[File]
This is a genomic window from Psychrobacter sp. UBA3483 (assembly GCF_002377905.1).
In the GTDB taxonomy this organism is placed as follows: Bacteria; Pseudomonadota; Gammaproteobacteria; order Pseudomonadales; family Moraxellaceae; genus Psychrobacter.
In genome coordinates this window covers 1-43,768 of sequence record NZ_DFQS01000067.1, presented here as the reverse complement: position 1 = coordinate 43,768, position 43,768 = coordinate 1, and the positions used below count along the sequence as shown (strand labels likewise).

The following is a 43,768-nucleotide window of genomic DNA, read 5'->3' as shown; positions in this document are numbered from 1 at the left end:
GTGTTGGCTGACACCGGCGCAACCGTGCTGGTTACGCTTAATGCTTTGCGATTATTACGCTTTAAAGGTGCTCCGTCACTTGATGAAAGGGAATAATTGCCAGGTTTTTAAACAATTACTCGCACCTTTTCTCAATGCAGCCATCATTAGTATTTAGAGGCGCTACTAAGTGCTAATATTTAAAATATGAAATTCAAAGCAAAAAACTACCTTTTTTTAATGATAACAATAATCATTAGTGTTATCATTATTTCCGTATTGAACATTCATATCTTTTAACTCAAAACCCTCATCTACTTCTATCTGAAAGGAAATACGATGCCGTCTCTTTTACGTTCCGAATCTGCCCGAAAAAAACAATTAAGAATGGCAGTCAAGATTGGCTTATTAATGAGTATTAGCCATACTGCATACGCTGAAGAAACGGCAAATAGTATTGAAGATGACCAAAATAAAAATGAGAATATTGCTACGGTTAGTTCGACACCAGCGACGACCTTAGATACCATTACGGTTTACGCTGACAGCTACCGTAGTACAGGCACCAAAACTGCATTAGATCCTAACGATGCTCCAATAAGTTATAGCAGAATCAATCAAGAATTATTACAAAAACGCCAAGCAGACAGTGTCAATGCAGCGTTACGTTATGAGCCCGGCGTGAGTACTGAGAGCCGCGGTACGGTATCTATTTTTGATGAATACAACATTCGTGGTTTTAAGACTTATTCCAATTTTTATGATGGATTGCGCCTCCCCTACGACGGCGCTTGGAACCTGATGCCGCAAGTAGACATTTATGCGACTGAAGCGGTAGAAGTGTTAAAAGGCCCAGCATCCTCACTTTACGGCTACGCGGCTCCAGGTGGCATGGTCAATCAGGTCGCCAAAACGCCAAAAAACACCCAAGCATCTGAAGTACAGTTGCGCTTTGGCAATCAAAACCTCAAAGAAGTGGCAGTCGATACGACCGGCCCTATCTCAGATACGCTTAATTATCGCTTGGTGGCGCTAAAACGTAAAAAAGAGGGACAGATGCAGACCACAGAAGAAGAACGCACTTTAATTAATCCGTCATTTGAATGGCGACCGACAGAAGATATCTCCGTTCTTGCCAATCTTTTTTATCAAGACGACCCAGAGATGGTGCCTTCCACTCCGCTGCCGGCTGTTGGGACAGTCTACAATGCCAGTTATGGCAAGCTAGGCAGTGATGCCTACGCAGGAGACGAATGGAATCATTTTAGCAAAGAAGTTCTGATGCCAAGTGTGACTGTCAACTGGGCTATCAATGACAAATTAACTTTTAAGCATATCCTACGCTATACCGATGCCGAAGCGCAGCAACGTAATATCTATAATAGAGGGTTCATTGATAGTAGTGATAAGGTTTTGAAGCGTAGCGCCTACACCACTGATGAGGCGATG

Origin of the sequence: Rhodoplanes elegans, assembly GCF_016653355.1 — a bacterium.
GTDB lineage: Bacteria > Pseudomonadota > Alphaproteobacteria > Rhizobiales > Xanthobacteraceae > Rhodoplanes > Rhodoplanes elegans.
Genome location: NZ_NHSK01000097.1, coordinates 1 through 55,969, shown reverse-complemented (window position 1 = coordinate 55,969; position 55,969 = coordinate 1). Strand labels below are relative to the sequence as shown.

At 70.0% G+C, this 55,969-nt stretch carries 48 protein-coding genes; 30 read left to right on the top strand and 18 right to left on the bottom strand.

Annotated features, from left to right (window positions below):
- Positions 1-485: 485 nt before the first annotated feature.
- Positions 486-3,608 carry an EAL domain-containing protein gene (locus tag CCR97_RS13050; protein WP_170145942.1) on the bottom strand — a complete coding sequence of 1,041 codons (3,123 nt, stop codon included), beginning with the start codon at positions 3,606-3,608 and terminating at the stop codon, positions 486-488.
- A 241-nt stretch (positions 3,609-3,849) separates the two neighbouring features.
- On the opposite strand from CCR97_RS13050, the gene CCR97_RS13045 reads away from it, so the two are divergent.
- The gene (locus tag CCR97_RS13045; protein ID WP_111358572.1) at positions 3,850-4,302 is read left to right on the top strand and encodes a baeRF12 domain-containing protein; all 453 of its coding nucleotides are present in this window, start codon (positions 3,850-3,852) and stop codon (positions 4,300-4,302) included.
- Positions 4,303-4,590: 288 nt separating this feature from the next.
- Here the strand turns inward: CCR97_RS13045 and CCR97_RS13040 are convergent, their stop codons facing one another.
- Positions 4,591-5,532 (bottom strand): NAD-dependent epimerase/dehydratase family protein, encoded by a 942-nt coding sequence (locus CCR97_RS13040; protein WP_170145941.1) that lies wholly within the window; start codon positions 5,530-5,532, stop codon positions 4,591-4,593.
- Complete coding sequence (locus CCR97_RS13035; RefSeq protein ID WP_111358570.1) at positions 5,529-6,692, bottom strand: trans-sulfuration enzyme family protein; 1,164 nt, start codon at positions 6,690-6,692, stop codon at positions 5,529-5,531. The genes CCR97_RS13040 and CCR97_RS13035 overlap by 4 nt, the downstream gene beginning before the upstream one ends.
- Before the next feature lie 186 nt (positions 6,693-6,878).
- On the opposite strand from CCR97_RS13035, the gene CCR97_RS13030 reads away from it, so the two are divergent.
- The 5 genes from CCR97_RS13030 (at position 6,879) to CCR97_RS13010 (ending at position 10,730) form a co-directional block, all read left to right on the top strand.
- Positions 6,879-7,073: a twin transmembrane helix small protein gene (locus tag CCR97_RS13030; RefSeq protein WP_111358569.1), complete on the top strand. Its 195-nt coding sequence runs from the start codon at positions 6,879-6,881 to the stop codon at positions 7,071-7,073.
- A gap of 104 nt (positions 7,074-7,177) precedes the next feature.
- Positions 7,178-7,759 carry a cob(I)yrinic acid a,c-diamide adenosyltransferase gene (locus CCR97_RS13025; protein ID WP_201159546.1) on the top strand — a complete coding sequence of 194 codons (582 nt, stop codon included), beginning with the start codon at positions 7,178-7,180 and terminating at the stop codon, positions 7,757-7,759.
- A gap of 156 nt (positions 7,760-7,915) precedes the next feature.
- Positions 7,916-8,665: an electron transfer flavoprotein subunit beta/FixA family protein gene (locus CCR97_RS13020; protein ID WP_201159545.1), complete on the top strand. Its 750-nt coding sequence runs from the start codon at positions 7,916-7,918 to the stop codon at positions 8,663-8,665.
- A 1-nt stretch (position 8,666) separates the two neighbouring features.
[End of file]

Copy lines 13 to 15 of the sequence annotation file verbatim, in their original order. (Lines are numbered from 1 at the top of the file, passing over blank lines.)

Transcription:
- A 241-nt stretch (positions 3,609-3,849) separates the two neighbouring features.
- On the opposite strand from CCR97_RS13050, the gene CCR97_RS13045 reads away from it, so the two are divergent.
- The gene (locus tag CCR97_RS13045; protein ID WP_111358572.1) at positions 3,850-4,302 is read left to right on the top strand and encodes a baeRF12 domain-containing protein; all 453 of its coding nucleotides are present in this window, start codon (positions 3,850-3,852) and stop codon (positions 4,300-4,302) included.